H1N1 FLU BREAKING NEWS: Rapid test, air-traveler transmission, global tally tops 70,000, Tamiflu resistance, 2-shot vaccine could overwhelm

Jun 29, 2009

Rapid test shows low sensitivity for novel H1N1
San Diego researchers with close knowledge of the confirmation of the first US novel flu cases reported today in a letter to the New England Journal of Medicine that the sensitivity of rapid tests used during the outbreak was low, the same as for seasonal strains, and varied by subtype. When they compared rapid tests to polymerase chain reaction (PCR) tests, sensitivity for the QuickVue rapid test was 51% for novel H1N1, 63% for seasonal H1N1, and 31% for H3N2.
[Jun 29 N Engl J Med letter]

Airline passengers imported H1N1 from Mexico
Airline industry data show a high correlation between the start of the H1N1 flu pandemic in various countries and the number of passengers from Mexico that tend to arrive in those countries in March and April, according to Toronto researchers. Of the 20 countries that had the highest passenger volume from Mexico in 2007 and 2008, 16 experienced importations of H1N1 from Mexico in 2009; countries that had more than 1,400 such passengers had a "significantly elevated" risk of flu importation.
[Jun 29 N Engl J Med letter]

World pandemic flu tally passes 70,000
The latest global number of new pandemic flu cases is 70,893 cases, including 311 deaths, the World Health Organization (WHO) reported today. The new total is an 11,079-case rise from the WHO's last update on Jun 26. The once-weekly update of US cases represents more than half of the new cases. The number of fatalities rose by 48 since the last report. The list includes four countries reporting their first cases: Iraq, Lithuania, Monaco, and Nepal.
[WHO update 55]

First Tamiflu-resistant novel flu case reported
A Danish patient confirmed as having novel H1N1 influenza exhibited resistance to the antiviral drug oseltamivir (Tamiflu), an official from Roche, the maker of the drug, said today. "While receiving the drug, the patient appeared to develop resistance to it," David Reddy, Roche's pandemic task force leader, said on a conference call, according to Reuters. "This is the first report we have of it in H1N1," he said.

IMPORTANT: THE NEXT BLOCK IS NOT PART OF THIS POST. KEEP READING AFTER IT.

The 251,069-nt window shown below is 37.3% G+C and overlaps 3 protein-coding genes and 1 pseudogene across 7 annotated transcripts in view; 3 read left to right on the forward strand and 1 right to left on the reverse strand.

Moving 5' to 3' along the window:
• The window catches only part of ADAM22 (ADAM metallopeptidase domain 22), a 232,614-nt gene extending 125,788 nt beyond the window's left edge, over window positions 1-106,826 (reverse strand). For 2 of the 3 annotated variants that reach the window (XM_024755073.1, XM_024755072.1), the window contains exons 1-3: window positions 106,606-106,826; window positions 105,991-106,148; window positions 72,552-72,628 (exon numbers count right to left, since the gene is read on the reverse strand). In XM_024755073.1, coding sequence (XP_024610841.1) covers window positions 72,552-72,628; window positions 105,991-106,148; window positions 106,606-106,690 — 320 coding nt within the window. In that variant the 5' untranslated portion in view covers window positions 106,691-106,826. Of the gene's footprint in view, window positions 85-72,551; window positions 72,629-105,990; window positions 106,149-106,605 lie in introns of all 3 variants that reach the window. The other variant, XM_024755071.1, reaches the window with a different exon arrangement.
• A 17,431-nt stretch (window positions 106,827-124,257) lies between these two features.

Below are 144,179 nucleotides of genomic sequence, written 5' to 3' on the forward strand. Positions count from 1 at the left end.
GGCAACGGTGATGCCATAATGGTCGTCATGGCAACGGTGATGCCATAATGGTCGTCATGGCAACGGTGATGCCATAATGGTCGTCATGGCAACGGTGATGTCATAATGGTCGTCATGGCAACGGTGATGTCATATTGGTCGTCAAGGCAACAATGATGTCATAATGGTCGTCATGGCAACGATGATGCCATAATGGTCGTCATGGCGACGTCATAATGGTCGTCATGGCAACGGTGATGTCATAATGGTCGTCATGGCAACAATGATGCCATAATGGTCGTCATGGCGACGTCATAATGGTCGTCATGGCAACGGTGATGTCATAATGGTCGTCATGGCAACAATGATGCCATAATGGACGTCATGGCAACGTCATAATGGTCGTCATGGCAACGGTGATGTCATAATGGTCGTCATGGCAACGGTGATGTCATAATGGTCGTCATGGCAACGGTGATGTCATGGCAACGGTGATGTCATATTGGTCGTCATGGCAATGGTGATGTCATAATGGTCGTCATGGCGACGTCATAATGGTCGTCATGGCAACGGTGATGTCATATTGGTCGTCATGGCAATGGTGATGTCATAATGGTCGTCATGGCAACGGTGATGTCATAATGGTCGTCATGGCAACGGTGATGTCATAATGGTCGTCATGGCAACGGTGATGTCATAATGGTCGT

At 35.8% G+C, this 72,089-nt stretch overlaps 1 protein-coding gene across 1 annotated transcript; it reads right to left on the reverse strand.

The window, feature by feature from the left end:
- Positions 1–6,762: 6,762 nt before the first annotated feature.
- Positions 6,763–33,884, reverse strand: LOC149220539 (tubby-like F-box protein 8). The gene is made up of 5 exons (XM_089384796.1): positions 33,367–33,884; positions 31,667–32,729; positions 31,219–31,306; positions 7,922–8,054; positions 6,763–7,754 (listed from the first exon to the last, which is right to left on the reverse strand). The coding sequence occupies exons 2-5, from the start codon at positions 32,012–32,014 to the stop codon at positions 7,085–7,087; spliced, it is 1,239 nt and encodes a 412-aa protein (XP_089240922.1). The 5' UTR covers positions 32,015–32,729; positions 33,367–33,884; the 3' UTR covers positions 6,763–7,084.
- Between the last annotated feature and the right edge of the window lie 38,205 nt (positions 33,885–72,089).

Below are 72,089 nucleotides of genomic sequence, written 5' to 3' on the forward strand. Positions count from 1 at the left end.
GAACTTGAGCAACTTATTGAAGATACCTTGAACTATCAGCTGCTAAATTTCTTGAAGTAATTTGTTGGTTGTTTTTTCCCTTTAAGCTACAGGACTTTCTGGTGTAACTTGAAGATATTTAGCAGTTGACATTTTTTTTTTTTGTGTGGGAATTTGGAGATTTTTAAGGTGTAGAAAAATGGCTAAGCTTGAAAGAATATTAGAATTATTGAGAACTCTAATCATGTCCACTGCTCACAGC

[Jun 29 Reuters report]

Experts: 2-shot novel flu vaccine likely to overwhelm system
The pandemic vaccine now being produced will require two shots 3 weeks apart to provide full immunity, which could overwhelm state agencies, officials said at a meeting last week at the Centers for Disease Control and Prevention. And children younger than 9 years old will need four shots, the CDC said, according to a Bloomberg News report. "Public health departments are underfunded and will get fatigued," said flu expert William Schaffner, adding that one shot will give at most 20% protection.
[Jun 26 Bloomberg News report]

Kenya, Myanmar report first novel flu cases
Kenya's health ministry today announced the country's first novel flu case, a 20-year-old British man visiting as a student, Agence France-Presse (AFP) reported. The man got sick 2 days after arriving in Kenya and is recovering in isolation at a hotel. In other developments, Myanmar's government on Jun 27 reporting the country's first pandemic flu case, a 13-year-old girl who became ill after visiting Singapore with her family, according to Irrawaddy, a Thai-based news service.

Brazil reports first novel H1N1 death
Brazil has reported its first swine flu fatality, in an adult woman of unspecified age, according to a story in today's Hindustan Times. Brazil's health ministry said in a statement that the woman, who died Jun 28, was "from the state of Rio Grande do Sul who had spent 1 week in Argentina." The story said officials were investigating another suspected novel flu death in the same state.
[Jun 29 Hindustan Times story]

Tamiflu reduces flu complications in kids with chronic conditions
Children with chronic medical conditions have fewer flu-related complications when they receive oseltamivir (Tamiflu) within a day of flu diagnosis, researchers reported today in an early online edition of Pediatrics. The retrospective study covered six flu seasons between 2000 and 2006 and was based on a Reuters Thomson database. Compared with those who didn't receive the drug, children who received oseltamivir had fewer complications and hospitalizations 14 and 30 days after flu diagnosis.
[Jun 29 Pediatrics abstract]

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